Thursday, December 18, 2014

The Time of Waiting

Nearly Winter Solstice. The time fields rest, wild creatures hibernate, darkness reigns. Considering all that, patience should be readily accessible ~~ hah!

It's also nearly Christmas. The time when everyone, from the very young to the very old, is focused on giving and getting. Stores are looking to increase their bottom lines which are so necessary to their existence. Everyone is wrapped up in wrapping up their gift purchases. Within this cultural context, patience is nowhere near.

Individually, we have the opportunity to pause, to reflect, to be mindful of what we are doing and why the season is significant. I'm not referring only to the birth of the Christ ~ the "reason for the season" to many people. I'm referring to the deeper and broader reason.

Let's turn back the clock ~~
Before, and even after, the beginning of the Christian Era, winter was the darkest, longest time of year. Yes, longest. Even though we now know 24 hours is 24 hours, time seemed different then. Think about it. If we didn't have artificial lighting, winter nights would seem interminably long. Candles and oil lamps only hold back the deepest dark. They don't dispel it as electricity does.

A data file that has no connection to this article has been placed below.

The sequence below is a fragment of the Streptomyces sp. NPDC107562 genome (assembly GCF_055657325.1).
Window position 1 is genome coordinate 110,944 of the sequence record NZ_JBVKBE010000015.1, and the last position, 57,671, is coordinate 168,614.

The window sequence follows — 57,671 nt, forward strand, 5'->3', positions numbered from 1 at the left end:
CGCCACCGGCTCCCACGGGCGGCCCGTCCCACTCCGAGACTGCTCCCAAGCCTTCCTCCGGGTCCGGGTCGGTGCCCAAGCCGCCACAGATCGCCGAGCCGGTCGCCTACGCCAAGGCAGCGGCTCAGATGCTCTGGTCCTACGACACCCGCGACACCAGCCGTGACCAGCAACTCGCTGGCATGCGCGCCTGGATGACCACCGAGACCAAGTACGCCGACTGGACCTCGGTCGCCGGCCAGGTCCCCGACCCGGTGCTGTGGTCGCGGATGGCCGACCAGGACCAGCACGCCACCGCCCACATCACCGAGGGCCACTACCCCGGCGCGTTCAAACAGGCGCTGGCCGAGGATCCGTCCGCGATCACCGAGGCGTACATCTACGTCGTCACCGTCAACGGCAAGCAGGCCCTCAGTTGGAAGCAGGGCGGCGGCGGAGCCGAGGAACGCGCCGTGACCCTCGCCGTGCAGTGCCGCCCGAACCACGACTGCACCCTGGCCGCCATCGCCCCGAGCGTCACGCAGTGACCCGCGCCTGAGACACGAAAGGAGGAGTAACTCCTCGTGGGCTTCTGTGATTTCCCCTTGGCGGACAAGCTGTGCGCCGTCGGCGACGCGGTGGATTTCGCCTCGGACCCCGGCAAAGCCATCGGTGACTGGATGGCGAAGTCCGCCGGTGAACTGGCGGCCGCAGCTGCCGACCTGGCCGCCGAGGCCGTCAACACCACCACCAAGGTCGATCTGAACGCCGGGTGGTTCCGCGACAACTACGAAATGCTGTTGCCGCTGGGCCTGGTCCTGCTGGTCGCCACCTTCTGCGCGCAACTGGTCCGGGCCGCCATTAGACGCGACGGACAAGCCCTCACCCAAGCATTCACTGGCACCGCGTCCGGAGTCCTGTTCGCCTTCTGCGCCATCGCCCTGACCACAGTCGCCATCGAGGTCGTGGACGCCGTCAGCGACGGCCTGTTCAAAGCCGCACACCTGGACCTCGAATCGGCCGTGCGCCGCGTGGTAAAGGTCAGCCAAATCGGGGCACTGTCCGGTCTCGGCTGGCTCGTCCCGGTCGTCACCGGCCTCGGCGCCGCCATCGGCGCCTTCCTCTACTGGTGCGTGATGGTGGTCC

So the darkest time ~ the Winter Solstice ~ became a time to celebrate, to acknowledge one's kinship with others, to cajole the gods and goddesses to return the light and the food sources. Light became personified, Someone as well as something to honor and re-call. Ceremonies, celebrations and rituals for this time abound in the mythologies from around the world.

Winter is the natural time to hibernate, to rest, to take stock of what is most important in life. It's the time of year all of nature waits, expectantly, for the return of the Light.

How do you cultivate patience? What does winter signify to you? How do you balance gift giving and waiting? celebration and ceremony?

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